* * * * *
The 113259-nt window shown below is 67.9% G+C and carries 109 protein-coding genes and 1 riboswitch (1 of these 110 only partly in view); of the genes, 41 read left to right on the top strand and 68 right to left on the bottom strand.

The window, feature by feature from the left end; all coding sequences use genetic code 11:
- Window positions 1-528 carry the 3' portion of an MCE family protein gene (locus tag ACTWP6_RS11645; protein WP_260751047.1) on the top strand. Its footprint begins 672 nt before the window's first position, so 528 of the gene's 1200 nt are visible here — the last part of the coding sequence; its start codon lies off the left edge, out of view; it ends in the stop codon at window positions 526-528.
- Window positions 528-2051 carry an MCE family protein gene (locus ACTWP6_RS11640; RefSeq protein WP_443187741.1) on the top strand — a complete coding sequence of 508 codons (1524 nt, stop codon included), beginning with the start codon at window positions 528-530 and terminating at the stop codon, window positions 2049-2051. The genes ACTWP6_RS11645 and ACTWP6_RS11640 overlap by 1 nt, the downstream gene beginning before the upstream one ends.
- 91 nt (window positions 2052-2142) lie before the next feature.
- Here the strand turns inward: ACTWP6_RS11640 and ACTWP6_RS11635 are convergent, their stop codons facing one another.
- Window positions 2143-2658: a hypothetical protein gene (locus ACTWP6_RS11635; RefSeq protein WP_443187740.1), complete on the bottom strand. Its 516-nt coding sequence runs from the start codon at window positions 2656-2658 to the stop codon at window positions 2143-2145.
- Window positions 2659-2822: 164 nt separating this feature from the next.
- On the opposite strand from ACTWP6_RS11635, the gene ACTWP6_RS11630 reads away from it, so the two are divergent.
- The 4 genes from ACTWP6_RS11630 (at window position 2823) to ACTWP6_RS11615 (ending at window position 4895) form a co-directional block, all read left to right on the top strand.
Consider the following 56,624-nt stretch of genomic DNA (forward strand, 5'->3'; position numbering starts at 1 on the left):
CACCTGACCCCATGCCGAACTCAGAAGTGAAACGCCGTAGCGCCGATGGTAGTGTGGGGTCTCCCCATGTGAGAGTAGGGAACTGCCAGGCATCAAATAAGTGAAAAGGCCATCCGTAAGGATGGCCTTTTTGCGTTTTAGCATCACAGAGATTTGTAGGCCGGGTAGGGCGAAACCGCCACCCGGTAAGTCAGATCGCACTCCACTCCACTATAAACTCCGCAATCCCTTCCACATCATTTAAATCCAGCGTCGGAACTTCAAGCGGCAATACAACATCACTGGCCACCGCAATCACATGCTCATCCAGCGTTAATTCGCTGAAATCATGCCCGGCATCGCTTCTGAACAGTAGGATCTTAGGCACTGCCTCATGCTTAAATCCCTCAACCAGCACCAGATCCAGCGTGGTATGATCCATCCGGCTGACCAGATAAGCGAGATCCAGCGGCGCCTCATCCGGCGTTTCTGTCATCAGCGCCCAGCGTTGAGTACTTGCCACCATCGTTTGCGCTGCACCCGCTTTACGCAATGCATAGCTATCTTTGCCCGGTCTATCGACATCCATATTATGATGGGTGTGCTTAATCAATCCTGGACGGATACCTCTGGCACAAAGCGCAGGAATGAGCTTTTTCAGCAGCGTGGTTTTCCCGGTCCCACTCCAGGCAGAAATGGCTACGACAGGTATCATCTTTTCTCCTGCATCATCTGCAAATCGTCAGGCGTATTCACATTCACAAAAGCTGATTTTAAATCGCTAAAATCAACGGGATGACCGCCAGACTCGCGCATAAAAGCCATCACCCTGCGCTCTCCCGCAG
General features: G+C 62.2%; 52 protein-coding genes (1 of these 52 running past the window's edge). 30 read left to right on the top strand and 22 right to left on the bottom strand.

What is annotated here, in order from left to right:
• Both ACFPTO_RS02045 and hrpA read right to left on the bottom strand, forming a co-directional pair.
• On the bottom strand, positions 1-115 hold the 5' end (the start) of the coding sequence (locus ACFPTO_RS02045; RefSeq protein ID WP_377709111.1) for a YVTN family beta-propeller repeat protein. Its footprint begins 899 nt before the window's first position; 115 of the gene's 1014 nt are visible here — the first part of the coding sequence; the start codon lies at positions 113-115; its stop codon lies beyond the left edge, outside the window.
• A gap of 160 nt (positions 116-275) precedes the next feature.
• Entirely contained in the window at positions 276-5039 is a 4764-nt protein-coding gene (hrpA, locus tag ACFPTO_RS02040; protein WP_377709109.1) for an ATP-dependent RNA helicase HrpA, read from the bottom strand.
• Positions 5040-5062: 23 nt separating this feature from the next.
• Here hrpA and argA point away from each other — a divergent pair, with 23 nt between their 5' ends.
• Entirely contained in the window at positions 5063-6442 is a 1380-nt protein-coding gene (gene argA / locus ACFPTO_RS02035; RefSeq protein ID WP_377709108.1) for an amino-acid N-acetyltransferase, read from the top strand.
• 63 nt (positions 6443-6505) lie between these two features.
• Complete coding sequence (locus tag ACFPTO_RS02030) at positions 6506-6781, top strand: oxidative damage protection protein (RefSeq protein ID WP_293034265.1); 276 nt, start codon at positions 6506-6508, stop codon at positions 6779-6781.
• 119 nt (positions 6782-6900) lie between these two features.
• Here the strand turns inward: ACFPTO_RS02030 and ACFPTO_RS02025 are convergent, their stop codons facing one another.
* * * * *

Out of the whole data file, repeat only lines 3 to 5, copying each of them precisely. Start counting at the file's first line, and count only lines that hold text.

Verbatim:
- Window positions 1-528 carry the 3' portion of an MCE family protein gene (locus tag ACTWP6_RS11645; protein WP_260751047.1) on the top strand. Its footprint begins 672 nt before the window's first position, so 528 of the gene's 1200 nt are visible here — the last part of the coding sequence; its start codon lies off the left edge, out of view; it ends in the stop codon at window positions 526-528.
- Window positions 528-2051 carry an MCE family protein gene (locus ACTWP6_RS11640; RefSeq protein WP_443187741.1) on the top strand — a complete coding sequence of 508 codons (1524 nt, stop codon included), beginning with the start codon at window positions 528-530 and terminating at the stop codon, window positions 2049-2051. The genes ACTWP6_RS11645 and ACTWP6_RS11640 overlap by 1 nt, the downstream gene beginning before the upstream one ends.
- 91 nt (window positions 2052-2142) lie before the next feature.